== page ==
Perhaps & word of advice in the matter of vacations may

not be out of season. There will be a considerable amount of time at the disposal of the students during these periods; and the right use of this time will materially affect the final result of his study here.

All the work of the previous term should if possible be carefully revised; and there will often be opportunities for preparing for that of the next term. But it should not be forgotten that these are vacations, and that the major part of the work must be done in term time. Therefore

any vacation which does not make the student more ready for the duties of the next term is to all intents and purposes wasted. With this thought as a guiding principle, the happy medium between too much and too little study will be attained without any great difficulty.

We now append a list of books recommended to the use of mathematical students; those being placed first under any subject which in our judgment are most suitable for their wants.

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First Year. Arithmetic.

J. H. Smith. 3s. 6d. Rivington. Euclid.

Todhunter's. 38. 6d. Macmillan. Geometrical Conics. Besant.

4s. 6d. Bell. Algebra.

J. H. Smith, part I. 38. Rivington.

Gross, part IV. 8s. 6d. “Rivington. or Todhunter.

78. 6d. Macmillan. Trigonometry. Todhunter.

5s. Macmillan. Analytical Geometry. Puckle.

78. 6d. Macmillan. Mechanics.


4s. 6d. Macmillan. Newton. Main.

4s. Bell. or Frost.

12s. Macmillan.

Second Year. Algebra.—Todhunter's Theory of Equations. 7s. 6d. Macmillan. Analyt. Geom. —Salmon's Conic Sections. 12s. Longmans.

Aldis’ Solid Geometry. 8s. Bell. or Frost's

vol. I. 16s. Macmillan. Differential and Integral Calculus

Todhunter's. 10s. 6d. each. Macmillan.

or Williamson's. 10s. 6d. each. Longmans. Mechanics.-Todhunter's Statics.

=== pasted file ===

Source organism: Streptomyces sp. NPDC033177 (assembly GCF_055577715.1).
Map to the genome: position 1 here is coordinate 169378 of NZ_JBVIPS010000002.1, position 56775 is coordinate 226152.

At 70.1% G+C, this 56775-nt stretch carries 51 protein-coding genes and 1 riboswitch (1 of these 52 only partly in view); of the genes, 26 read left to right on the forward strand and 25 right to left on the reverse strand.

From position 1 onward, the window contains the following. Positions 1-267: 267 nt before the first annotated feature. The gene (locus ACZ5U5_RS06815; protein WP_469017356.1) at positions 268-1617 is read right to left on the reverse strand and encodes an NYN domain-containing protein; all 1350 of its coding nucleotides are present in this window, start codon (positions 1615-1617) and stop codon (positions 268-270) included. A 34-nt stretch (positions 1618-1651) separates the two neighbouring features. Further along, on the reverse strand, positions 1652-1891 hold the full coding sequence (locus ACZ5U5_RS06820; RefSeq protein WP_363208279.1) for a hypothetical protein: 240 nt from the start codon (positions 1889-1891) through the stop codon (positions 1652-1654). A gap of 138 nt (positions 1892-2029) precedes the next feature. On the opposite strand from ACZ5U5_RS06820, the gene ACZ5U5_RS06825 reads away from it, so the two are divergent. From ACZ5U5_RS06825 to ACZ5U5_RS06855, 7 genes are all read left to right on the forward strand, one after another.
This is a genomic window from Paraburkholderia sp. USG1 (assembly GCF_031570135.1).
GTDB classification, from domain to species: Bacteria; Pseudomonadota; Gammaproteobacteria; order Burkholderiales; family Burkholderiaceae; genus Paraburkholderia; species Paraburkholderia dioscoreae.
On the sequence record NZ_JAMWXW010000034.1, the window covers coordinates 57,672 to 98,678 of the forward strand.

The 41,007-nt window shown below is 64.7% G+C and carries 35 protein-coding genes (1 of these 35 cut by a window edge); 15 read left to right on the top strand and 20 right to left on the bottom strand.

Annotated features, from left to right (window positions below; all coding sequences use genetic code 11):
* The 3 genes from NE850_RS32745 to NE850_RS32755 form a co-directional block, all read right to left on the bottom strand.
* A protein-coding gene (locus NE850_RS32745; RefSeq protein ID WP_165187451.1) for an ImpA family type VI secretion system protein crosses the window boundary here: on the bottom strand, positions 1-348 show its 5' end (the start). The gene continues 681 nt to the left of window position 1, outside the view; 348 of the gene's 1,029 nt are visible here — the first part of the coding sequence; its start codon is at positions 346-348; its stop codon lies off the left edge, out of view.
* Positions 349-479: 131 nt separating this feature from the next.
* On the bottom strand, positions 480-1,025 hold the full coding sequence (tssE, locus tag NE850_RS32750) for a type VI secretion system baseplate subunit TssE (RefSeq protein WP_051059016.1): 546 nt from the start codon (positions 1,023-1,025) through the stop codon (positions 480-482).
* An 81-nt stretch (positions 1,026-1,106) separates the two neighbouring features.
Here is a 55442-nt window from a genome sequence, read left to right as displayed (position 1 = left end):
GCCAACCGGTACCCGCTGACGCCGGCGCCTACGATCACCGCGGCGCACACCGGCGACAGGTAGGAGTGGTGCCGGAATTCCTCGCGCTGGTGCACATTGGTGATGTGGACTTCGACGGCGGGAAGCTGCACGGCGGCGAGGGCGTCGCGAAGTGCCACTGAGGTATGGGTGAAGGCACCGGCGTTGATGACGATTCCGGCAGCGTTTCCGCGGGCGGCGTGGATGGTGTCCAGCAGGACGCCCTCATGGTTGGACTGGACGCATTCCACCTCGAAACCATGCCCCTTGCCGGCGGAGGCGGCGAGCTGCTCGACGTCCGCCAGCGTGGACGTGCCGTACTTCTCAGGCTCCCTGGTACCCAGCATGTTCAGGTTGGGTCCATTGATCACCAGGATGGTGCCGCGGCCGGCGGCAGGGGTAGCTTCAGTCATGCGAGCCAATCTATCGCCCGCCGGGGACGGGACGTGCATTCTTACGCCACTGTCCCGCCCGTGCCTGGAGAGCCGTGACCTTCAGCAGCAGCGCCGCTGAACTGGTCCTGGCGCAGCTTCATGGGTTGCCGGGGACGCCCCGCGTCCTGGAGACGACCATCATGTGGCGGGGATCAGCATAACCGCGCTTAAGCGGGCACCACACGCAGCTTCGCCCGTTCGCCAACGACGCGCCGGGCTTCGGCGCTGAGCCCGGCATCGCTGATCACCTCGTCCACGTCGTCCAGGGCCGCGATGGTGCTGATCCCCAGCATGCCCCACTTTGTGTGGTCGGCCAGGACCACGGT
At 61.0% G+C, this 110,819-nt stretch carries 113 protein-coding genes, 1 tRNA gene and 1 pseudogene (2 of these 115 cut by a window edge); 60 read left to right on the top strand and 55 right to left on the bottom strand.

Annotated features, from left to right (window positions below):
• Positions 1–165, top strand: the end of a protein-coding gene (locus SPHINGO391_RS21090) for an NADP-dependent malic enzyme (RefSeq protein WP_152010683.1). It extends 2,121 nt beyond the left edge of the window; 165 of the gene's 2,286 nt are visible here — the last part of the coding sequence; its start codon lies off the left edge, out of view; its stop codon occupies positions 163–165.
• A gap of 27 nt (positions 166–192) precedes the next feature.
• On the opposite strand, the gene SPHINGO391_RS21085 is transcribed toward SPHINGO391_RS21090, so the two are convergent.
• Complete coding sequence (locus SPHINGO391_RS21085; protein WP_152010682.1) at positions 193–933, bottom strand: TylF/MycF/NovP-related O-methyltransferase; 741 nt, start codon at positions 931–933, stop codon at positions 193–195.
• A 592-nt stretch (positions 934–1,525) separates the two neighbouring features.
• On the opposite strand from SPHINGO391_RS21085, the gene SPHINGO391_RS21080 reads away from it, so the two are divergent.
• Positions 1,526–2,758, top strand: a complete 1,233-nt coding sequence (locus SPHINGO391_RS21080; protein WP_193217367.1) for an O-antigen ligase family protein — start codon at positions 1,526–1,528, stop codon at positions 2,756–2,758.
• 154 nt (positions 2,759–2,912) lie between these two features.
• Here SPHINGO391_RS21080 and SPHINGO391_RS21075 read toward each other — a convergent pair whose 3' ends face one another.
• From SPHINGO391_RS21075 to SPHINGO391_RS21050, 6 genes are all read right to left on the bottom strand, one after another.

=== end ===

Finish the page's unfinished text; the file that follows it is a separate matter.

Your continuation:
10s. 6d. Macmillan. Tait and Steele's Dynamics. 12s. Macmillan. Hydrostatics.-Besant's Elementary.

4s. Bell.

Hydromechanics. 10s. 6d. Bell. Optics.-Aldis' Geometrical Optics.

38. 6d. Bell. Plane Astronomy.-P. T. Mane's..

4s. Bell. The following books may also be consulted with advantage :Deschanel's Natural Philosophy.

18s. Blackie. or Ganot’s Physics.

Longmans. Airy's Elementary Astronomy.

4s. 6d. Macmillan. Walton's Examples in Analyt. Geom. 16s. Bell. in Mechanics.

10s. 6d. Bell. Many of the above books need not be purchased, but may be consulted in the University Library. It is obviously not intended here to present a complete list of the literature on the subject of mathematics, but to direct the student in some way as to the choice of his library.



I. EXAMINATIONS.- A Student in Theology is required to pass three examinations; one at the entrance; one at the end of the first year; and the final examination for the Licence in Theology at the end of the second year.

The Entrance Examination.--The terms in which it is usual to enter are the Michaelmas Term and the Epiphany Term. The examination begins on Wednesday, at 9 A.M., and lasts over that and the following day. Under ordinary circumstances the result of

the examination would be made known on the Friday or Saturday.

It is possible to compete for scholarships and exhibitions, candidates for which take in an increased number of subjects (see below).

The prizes usually offered at these examinations are as follows:

In October, two Scholarships of £60 a year for two years, and one of £30 a year for two years ; one Exhibition of £30 for one year, and two Exhibitions of £20 a year for two years, restricted to candidates of limited means. In January, one Scholarship of £60 a year for two years; one Exhibition of £30 for one year; one Exhibition of £20 a year for two years, restricted to candidates of limited means.

These prizes are awarded strictly according to the results of the examination; the exhibitions for candidates of limited means being given to those highest on the list who comply with the condition. These latter exhibitions are not published with the rest, but are announced to the successful candidates